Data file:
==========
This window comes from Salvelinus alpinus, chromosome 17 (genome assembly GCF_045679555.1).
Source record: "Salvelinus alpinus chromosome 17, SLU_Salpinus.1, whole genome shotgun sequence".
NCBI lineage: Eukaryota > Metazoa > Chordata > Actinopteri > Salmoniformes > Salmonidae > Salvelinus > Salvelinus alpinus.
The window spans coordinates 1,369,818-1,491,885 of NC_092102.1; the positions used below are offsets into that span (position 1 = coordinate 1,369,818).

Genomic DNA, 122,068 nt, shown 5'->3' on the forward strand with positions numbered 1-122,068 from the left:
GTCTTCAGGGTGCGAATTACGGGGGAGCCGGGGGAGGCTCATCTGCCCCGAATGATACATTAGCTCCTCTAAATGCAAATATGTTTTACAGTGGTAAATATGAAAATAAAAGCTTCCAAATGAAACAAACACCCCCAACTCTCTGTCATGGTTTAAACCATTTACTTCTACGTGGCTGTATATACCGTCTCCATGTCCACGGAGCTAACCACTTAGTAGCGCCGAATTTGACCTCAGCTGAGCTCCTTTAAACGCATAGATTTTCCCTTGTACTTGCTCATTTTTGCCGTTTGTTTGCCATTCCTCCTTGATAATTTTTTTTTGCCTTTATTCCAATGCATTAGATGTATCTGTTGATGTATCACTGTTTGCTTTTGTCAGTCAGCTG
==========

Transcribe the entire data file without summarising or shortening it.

This window comes from Salvelinus alpinus, chromosome 17 (genome assembly GCF_045679555.1).
Source record: "Salvelinus alpinus chromosome 17, SLU_Salpinus.1, whole genome shotgun sequence".
NCBI lineage: Eukaryota > Metazoa > Chordata > Actinopteri > Salmoniformes > Salmonidae > Salvelinus > Salvelinus alpinus.
The window spans coordinates 1,369,818-1,491,885 of NC_092102.1; the positions used below are offsets into that span (position 1 = coordinate 1,369,818).

Genomic DNA, 122,068 nt, shown 5'->3' on the forward strand with positions numbered 1-122,068 from the left:
GTCTTCAGGGTGCGAATTACGGGGGAGCCGGGGGAGGCTCATCTGCCCCGAATGATACATTAGCTCCTCTAAATGCAAATATGTTTTACAGTGGTAAATATGAAAATAAAAGCTTCCAAATGAAACAAACACCCCCAACTCTCTGTCATGGTTTAAACCATTTACTTCTACGTGGCTGTATATACCGTCTCCATGTCCACGGAGCTAACCACTTAGTAGCGCCGAATTTGACCTCAGCTGAGCTCCTTTAAACGCATAGATTTTCCCTTGTACTTGCTCATTTTTGCCGTTTGTTTGCCATTCCTCCTTGATAATTTTTTTTTGCCTTTATTCCAATGCATTAGATGTATCTGTTGATGTATCACTGTTTGCTTTTGTCAGTCAGCTG